Autonomy in problem solving has to be balanced by control, if the unproductive aspects of subjectivity are to be kept in check. Ricardo’s social system itself rewards adherence to corporate objectives, both formally through promotions and bonuses, and informally through peer pressure. In addition, the quality assurance system rigorously enforces agreed norms which include a system by which problems should be approached and solved. Some respondents expressed a slightly rebellious attitude towards the system; others were responsible for organising it.
Whatever their feelings, all the engineers had long ago internalised within themselves a large measure of the institutions controlling their work, ensuring that negative aspects of subjectivity, such as memory loss, prejudice and error, were held in check within their own minds, as one would expect from professionals.
Overall constraints of time and cost (time is cost in a consultancy like this) have a pervasive effect on information-seeking and problem solving. This cultural condition surfaced in the survey when respondents preferred single-shot to interactive library searches, and complained that there was not enough time to browse in the library. The quality assurance system imposes a rigid timetable on the sequence of events in solving problems.
A society of mind
Problem solving is carried out by individuals, but not on their own. The work of an inventor connected with Ricardo was studied during the survey. It revealed creativity in problem solving, but also the lonely quest which that often involved. The case of the engineers at Ricardo is different; they rely very heavily on the opinions, knowledge and judgement of their peers. Ricardo has an open, communicative culture. The survey noted the existence of secret projects, with confidential information gathering and recording, and the occasional individual (never named), who hoarded knowledge for personal, political gain. These were exceptions to a very open society.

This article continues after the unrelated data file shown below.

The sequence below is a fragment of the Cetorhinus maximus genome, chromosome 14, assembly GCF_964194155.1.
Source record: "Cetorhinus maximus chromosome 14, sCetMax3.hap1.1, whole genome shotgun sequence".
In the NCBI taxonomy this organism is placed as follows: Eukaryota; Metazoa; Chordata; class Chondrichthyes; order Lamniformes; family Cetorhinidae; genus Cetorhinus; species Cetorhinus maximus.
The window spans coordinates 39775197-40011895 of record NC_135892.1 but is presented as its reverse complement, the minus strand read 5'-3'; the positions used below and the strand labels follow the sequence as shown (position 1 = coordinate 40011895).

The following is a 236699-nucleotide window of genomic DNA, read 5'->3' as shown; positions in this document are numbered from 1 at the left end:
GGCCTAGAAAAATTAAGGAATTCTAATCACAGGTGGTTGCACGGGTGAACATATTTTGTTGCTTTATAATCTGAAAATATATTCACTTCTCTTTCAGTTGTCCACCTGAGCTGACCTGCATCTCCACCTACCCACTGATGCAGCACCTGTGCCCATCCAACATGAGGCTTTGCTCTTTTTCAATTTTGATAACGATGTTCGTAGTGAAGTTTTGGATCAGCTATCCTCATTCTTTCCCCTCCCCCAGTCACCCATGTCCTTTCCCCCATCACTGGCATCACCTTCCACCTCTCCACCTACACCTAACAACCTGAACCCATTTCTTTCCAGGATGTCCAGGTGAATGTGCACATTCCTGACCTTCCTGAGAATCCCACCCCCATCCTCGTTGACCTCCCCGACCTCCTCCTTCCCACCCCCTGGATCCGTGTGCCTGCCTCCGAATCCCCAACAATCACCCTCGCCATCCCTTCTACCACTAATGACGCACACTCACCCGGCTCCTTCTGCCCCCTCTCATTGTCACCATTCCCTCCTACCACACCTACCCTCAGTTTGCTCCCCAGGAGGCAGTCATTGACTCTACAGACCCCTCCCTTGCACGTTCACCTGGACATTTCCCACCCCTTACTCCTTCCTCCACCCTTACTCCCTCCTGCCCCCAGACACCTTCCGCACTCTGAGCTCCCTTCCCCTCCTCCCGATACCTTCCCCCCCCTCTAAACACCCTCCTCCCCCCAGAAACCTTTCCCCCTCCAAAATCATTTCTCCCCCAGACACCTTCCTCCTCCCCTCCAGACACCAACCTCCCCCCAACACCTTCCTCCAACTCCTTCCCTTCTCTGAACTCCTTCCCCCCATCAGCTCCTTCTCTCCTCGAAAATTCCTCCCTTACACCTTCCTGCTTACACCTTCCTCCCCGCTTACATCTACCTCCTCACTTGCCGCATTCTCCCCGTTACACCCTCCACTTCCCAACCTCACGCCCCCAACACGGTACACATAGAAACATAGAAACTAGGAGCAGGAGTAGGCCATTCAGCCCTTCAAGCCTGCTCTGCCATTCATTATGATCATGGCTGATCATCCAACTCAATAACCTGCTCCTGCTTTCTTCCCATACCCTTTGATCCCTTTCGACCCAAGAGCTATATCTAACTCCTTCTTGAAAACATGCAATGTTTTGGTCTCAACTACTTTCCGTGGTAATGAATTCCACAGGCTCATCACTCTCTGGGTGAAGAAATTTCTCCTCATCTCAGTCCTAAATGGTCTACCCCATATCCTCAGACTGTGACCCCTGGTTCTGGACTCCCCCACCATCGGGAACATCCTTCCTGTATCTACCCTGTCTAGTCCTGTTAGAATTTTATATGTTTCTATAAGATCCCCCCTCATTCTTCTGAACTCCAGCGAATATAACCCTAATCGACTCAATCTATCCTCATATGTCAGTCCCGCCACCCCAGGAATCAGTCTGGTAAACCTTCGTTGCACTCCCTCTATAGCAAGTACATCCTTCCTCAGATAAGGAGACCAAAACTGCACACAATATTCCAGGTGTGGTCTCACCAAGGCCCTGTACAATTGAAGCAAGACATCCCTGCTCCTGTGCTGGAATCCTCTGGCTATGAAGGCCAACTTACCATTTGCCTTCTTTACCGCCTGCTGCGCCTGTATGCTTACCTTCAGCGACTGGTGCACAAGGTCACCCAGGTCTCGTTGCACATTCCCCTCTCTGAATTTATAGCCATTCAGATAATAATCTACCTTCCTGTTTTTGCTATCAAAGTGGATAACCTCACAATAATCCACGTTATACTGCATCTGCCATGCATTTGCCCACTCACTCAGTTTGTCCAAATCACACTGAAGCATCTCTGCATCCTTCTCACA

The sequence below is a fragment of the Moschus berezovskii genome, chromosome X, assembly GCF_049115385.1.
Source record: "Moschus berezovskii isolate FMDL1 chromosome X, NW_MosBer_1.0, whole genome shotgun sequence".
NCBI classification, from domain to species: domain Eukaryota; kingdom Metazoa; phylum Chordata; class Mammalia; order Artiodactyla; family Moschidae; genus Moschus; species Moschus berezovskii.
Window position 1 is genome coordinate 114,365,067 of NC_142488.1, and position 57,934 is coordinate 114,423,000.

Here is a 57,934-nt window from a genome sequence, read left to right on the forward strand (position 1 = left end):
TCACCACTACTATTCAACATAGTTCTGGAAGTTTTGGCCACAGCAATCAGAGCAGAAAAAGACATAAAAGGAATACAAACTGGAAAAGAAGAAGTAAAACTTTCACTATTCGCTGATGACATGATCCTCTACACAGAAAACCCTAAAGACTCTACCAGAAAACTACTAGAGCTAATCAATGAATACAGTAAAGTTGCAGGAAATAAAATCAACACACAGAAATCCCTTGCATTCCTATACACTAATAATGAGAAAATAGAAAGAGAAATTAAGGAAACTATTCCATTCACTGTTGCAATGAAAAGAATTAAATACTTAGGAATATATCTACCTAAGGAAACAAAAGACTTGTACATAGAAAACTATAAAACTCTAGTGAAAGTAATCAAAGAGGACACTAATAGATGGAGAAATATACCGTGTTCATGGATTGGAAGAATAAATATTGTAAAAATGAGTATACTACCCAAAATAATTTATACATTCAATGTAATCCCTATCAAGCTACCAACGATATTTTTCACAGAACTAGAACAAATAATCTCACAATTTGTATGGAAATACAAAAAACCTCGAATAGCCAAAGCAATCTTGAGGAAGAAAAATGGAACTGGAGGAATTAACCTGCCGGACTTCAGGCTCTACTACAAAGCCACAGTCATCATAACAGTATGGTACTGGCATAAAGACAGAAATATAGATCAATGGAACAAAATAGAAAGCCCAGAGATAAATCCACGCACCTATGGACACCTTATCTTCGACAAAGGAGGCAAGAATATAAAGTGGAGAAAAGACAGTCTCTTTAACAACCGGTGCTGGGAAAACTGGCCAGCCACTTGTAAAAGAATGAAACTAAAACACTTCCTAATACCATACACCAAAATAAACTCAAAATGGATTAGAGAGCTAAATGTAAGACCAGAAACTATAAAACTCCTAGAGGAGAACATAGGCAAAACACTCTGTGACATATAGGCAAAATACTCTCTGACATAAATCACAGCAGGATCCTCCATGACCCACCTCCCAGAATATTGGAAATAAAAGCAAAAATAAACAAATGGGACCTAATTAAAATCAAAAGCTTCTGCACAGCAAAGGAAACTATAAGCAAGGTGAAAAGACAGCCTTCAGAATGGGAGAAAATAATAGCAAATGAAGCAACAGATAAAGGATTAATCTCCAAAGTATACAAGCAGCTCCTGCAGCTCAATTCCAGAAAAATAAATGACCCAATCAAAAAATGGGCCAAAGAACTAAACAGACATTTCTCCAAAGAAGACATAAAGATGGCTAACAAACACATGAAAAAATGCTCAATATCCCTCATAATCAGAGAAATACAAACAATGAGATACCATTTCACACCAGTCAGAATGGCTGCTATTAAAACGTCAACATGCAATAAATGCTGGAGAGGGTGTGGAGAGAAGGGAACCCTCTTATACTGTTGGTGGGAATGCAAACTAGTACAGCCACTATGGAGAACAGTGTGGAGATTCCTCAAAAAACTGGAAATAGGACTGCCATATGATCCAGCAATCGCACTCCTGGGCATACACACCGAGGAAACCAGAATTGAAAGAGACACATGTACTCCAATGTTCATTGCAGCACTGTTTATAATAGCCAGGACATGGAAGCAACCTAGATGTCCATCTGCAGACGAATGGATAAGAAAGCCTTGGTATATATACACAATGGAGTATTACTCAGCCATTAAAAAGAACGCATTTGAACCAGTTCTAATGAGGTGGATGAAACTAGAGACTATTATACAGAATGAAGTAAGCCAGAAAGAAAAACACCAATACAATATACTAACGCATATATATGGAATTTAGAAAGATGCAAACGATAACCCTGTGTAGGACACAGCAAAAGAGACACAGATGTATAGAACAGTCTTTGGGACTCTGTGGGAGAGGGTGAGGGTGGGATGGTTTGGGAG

The survey revealed the existence of knowledge clubs, made of informal groups of engineers, transcending departmental borders and disciplines, who habitually relied on each other, particularly those with good memories, for advice. The 27 respondents named 96 individuals between them, forming on an average a cluster of six colleagues each.
The concept of the knowledge club is similar to that of the technological gatekeeper(12). But there are basic differences: The latter is an exceptional individual, the former were a group, and a group of quite ordinary engineers.
Patterns of problem-solving and learning
Problem solving is partly cyclic, the application of known methods to different, but not new, problems. On the other hand, it can be progressive and incremental, adding to the individual and corporate knowledge base, by assimilation of related, or accommodation of totally new, knowledge. This distinction of learning styles is drawn from Jean Piaget’s work(13).
Only two engineers in the survey said they did not deal with new problems. But even a cyclic pattern of problem solving deepens and sharpens knowledge and skills in encountering a new situation; this might be called incidental learning. On the other hand, six engineers said they dealt with some new things, while 13 said they dealt with new things all the time. Four applied existing methods to new problems. The gaining of radically new knowledge in this way could be described as conspicuous learning.
The results of problem solving
The lessons learned from solving problems were generally written up in a report for the client, enlarging the latter’s knowledge. The report, when filed in the library, would deepen Ricardo’s explicit knowledge, while the tacit knowledge of the participating engineers would be accessible to peers. Frequently, solutions found their way into published papers, enlarging the knowledge of the engineering community as a whole.